From: Kenneth Whistler (firstname.lastname@example.org)
Date: Wed May 14 2003 - 17:58:29 EDT
> could someone confirm if i've got this correct, or not please?:
> a 'code unit' could be the same as a 'code point', but there again it
> might not be. it's possible that several 'code units' are required to
> make up a 'code point'? (so code units can be the same size or smaller
> than a code point, but not the other way round)?
Think of it this way.
The code *point* is a number in the codespace, used to encode
an abstract character. For Unicode, it is a number in the
range 0x0000..0x10FFFF (or think of it as 0..1,114,111 expressed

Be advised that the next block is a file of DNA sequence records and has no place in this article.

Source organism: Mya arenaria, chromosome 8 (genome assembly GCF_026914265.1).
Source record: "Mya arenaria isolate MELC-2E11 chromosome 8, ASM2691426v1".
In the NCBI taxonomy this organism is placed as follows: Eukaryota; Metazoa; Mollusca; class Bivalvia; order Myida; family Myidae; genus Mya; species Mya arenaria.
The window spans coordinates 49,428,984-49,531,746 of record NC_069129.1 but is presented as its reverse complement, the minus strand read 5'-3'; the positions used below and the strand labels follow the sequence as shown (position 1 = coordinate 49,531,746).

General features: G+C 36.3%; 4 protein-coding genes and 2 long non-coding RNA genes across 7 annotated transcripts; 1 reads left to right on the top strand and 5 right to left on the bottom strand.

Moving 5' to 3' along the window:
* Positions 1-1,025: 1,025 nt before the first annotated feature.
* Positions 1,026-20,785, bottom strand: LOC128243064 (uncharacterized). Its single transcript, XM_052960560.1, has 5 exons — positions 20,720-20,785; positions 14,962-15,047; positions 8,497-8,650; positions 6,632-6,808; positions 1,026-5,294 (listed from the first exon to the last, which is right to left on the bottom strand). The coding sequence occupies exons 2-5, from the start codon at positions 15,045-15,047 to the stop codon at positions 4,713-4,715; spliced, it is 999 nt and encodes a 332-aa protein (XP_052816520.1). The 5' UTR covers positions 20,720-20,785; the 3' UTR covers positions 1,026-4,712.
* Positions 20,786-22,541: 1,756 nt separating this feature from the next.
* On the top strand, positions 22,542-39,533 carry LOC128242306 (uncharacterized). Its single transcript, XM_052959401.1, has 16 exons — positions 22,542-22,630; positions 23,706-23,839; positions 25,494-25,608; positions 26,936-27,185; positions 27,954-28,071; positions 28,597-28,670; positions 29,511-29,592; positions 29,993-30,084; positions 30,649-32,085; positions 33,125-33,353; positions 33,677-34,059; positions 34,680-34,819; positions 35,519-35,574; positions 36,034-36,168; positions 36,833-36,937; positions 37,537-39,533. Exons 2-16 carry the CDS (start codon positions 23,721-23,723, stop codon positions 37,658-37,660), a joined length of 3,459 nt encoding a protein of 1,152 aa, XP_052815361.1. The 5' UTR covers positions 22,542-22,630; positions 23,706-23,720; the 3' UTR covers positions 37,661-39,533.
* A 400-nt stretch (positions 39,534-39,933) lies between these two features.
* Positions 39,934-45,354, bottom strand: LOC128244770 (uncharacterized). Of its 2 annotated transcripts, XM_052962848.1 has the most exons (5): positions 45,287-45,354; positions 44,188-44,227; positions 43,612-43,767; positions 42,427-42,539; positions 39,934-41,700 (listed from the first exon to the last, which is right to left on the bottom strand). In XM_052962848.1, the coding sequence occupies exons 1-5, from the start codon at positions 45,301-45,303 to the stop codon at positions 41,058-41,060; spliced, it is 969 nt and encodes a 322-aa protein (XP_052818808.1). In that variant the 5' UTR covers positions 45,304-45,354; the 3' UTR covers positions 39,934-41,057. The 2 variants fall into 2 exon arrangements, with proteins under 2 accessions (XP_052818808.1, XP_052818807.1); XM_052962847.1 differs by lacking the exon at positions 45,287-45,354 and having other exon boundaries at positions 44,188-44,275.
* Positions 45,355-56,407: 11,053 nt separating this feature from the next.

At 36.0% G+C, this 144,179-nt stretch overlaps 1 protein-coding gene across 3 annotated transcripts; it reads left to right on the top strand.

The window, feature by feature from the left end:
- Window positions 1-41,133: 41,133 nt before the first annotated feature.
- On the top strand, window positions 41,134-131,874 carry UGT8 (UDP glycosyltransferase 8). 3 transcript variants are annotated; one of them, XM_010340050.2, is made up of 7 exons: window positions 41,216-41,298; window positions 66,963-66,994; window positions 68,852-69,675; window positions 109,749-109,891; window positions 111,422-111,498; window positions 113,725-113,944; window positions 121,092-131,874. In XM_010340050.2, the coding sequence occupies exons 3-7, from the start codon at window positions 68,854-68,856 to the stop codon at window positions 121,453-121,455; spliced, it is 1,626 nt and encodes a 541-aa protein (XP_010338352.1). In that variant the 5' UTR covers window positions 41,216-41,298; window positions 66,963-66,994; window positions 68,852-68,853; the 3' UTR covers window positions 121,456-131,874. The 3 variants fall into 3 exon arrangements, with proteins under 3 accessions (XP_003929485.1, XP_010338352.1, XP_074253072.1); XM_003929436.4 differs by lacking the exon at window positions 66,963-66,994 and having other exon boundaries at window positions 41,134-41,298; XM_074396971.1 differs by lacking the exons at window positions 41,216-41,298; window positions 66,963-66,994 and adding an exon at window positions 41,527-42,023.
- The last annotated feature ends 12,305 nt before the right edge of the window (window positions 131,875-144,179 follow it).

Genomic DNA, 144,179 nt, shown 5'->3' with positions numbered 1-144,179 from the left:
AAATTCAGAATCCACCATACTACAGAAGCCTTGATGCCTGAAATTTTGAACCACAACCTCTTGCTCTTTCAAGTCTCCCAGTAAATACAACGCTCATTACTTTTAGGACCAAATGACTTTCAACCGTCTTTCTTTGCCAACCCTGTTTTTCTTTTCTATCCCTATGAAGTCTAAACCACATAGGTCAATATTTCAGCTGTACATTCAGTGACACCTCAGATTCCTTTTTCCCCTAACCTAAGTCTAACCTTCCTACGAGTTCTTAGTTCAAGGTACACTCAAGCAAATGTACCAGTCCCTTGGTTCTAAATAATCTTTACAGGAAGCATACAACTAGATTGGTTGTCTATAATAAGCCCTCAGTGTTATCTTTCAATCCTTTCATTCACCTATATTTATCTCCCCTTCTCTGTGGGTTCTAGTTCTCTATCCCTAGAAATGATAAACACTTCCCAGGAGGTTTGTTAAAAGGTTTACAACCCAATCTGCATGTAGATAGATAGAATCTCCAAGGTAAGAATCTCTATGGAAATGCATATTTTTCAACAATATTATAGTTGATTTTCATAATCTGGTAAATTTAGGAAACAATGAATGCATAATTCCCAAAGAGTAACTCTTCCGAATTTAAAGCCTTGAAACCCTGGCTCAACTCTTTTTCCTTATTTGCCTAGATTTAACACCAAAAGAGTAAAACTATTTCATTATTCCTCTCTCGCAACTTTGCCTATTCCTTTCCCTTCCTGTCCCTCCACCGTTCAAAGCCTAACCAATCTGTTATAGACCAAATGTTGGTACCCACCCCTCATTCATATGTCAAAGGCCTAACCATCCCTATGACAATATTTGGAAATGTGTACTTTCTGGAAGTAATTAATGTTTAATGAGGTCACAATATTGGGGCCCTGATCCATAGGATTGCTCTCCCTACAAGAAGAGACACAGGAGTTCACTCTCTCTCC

in decimal). These get expressed with the U+ notation in Unicode.
Thus U+0041 is the code point for LATIN CAPITAL LETTER A.
The code *unit* is a fixed-width integral data type used in the
context of a particular encoding form. The encoded character is
represented in that encoding form by either a single code unit
or a sequence of code units.
In UTF-8, the code unit is always an 8-bit integer. (0x00..0xFF)
In UTF-16, the code unit is always a 16-bit integer. (0x0000..0xFFFF)
In UTF-32, the code unit is always a 32-bit integer.
Code units don't "make up a code point".
Rather, a sequence of one or more code units is used to
represent a Unicode encoded character in a particular encoding form.
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